Glen Stevens, DO, PhD: So how long are they hospitalized for on average?

Desimir Mijatovic, MD: So, for our program, it's a three-week program where we do two weeks inpatient, one weekday program, which is pretty typical of the other programs that exist, anywhere from three to six weeks. I also work in our adult pain rehab program. Since COVID, it switched to a virtual model now in our adult program. But yes, it's a lot of the same type of functional restoration as the main goal of the program.

Glen Stevens, DO, PhD: How much variances are based on the age of the child for the program?

Desimir Mijatovic, MD: So, most kids that are admitted to the program are eight or above. The average is probably between 13 and 17 years old for the patients that go to that program. Because we can have up to 10 kids at a time, we really do make the program individual for each kid. So, we kind of see where they start, where they're at in terms of their functioning and then what their goals are. And so, the program is very specific for each kid that comes through. It's not a cookie cutter model where we do the same thing for every kid. It's really dependent on what the kid's symptoms are and what they would like to achieve.

Glen Stevens, DO, PhD: And you sort of touched on this, but it's just not a physical thing. It's an emotional thing. And part of that emotional problem probably caused by the medical community and how we've dealt with these individuals previously. So, there must be a lot of comorbidities with... And you kind of mentioned that, and I guess in your specialty it's helpful, but probably co-mingles quite a lot.

Desimir Mijatovic, MD: The statistics show that of kids who have chronic pain, 80% of them have some kind of psychiatric condition diagnosis as well. So, it is something that's very, very commonly comorbid. And so, a big part of functional restoration for these kids is pain psychology or pain-focused psychology, which is different from regular mental health treatment for depression anxiety. It's really medically focused on how to stay functional despite the pain and how kids can keep living their lives even though they have this pain. So absolutely. If there are other conditions, like you mentioned, the medical community, medical PTSD or PTSD-related to medical conditions or medical issues is very common in these kids because they have had a lot of testing, a lot of invasive procedures, surgeries, all of this stuff before they get to that point. And so that needs to be addressed as well.

Glen Stevens, DO, PhD: And the parents' involvement with the rehab, is there some education for the parents separate?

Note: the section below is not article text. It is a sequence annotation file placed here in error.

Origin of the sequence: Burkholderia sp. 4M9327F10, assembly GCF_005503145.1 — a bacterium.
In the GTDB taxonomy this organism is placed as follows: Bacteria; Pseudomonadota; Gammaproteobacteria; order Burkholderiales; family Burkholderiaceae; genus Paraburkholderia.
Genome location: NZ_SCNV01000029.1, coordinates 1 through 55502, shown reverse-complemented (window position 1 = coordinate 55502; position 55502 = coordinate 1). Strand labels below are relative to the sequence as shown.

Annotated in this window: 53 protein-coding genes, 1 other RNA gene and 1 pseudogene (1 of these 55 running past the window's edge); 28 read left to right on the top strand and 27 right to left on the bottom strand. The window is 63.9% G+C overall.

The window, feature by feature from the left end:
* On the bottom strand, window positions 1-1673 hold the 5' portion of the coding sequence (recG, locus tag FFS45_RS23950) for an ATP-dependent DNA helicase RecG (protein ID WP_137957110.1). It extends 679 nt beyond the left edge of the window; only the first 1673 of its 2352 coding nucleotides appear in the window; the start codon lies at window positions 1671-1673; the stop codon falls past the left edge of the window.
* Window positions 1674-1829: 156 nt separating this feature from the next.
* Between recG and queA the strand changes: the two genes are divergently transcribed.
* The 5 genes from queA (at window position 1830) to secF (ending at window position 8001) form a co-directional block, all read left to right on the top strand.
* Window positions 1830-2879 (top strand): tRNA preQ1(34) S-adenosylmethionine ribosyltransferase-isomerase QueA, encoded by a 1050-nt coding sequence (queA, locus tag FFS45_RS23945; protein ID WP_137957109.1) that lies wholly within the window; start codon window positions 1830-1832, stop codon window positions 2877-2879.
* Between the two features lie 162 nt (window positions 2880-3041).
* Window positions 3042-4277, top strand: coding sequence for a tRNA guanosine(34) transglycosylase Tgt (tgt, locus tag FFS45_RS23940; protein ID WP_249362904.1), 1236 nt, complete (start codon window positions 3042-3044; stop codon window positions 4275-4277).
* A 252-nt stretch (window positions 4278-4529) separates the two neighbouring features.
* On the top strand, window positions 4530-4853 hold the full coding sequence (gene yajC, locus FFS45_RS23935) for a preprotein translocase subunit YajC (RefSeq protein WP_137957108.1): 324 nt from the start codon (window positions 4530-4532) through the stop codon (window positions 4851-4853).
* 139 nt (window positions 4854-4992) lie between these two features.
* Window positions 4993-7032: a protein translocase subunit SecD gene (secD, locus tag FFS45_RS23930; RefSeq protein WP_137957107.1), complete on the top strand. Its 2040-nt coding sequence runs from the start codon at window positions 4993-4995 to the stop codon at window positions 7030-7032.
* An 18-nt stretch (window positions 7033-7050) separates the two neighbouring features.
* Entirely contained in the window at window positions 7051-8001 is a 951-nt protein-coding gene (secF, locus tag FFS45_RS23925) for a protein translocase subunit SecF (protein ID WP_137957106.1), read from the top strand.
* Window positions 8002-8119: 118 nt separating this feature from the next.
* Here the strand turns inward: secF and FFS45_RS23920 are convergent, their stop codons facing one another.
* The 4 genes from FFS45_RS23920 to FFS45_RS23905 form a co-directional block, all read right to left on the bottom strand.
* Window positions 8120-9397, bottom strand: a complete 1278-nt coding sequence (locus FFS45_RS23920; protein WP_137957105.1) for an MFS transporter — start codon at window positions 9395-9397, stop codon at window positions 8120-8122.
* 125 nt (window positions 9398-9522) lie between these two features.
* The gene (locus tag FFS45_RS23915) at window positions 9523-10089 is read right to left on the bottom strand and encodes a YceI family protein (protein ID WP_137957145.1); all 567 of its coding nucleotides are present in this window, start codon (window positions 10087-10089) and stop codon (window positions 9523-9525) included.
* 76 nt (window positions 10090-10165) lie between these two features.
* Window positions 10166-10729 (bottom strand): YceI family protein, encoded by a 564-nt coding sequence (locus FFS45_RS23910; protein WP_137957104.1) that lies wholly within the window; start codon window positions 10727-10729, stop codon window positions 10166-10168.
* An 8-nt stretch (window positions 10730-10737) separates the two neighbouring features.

Desimir Mijatovic, MD: Absolutely. Patient and parent involvement are very important. We are a small portion of this kid's life when they come into our program, the parents are going to be there every day. And so, we help teach the parents about these conditions, about what the parents can do to help best support the children, to allow them to kind of get back to their life, to get back to school, to get back to these things. So, the parent portion is a large portion. It's also a large portion of what I do in my clinic is educating the parent as well as the child about what's the best way to approach these things.

Glen Stevens, DO, PhD: So, if I'm sitting out here listening to this and I go, "Holy cow, I've got several of these patients in my practice." How do they get in to see you or somebody in the group?

Desimir Mijatovic, MD: So, in the pediatric world, if it's a pediatric patient, I work in our peds neuro department. So, the referral is actually for peds neurology and pain management is one of the options that comes down there. If it's in an adult patient, then it's our Center for Pain Recovery is the referral. And in the peds world, it's just me and our pain rehab. There are other doctors that do the evaluations too. But in the adult world, we have a small department where we do take care of a lot of people and offer a lot of different services as well.

Glen Stevens, DO, PhD: Sounds like we need another you.

Desimir Mijatovic, MD: That would be great. It would be great to have some support.

Glen Stevens, DO, PhD: And collaboration, right? Well, Des, I would like to thank you so much for joining me today. Always enlightening, and I'm pleased to hear that we're doing something to help these very chronic conditions as opposed to just ignoring it and letting it go through the system. So, I'm really excited about what you're doing. I really hope that we can get some additional help for you. And I hope that individuals listening to this that have patients that they feel could benefit from your program, send them. Because I'm sure, the sooner, the better, right?

Desimir Mijatovic, MD: Absolutely. The sooner we can get involved and start along this functional restoration path for these patients, the better they do and the faster they get better. So, I'm always happy to be of any kind of support, and if anybody has anything for me, I'm happy to always talk about that. And so, thank you so much for having me and allowing me to talk about what I'm passionate about.

Glen Stevens, DO, PhD: All right, thank you.

Desimir Mijatovic, MD: Thank you.

Conclusion: This concludes this episode of Neuro Pathways. You can find additional podcast episodes on our website, clevelandclinic.org/neuropodcast, or subscribe to the podcast on iTunes, Google Play, Spotify, or wherever you get your podcasts. And don't forget, you can access real-time updates from experts in Cleveland Clinic's Neurological Institute on our Consult QD website. That's @CleClinicMD, all one word. And thank you for listening.

Neuro Pathways

Neuro Pathways

A Cleveland Clinic podcast for medical professionals exploring the latest research discoveries and clinical advances in the fields of neurology, neurosurgery, neurorehab and psychiatry. Learn how the landscape for treating conditions of the brain, spine and nervous system is changing from experts in Cleveland Clinic's Neurological Institute.

These activities have been approved for AMA PRA Category 1 Credits™ and ANCC contact hours.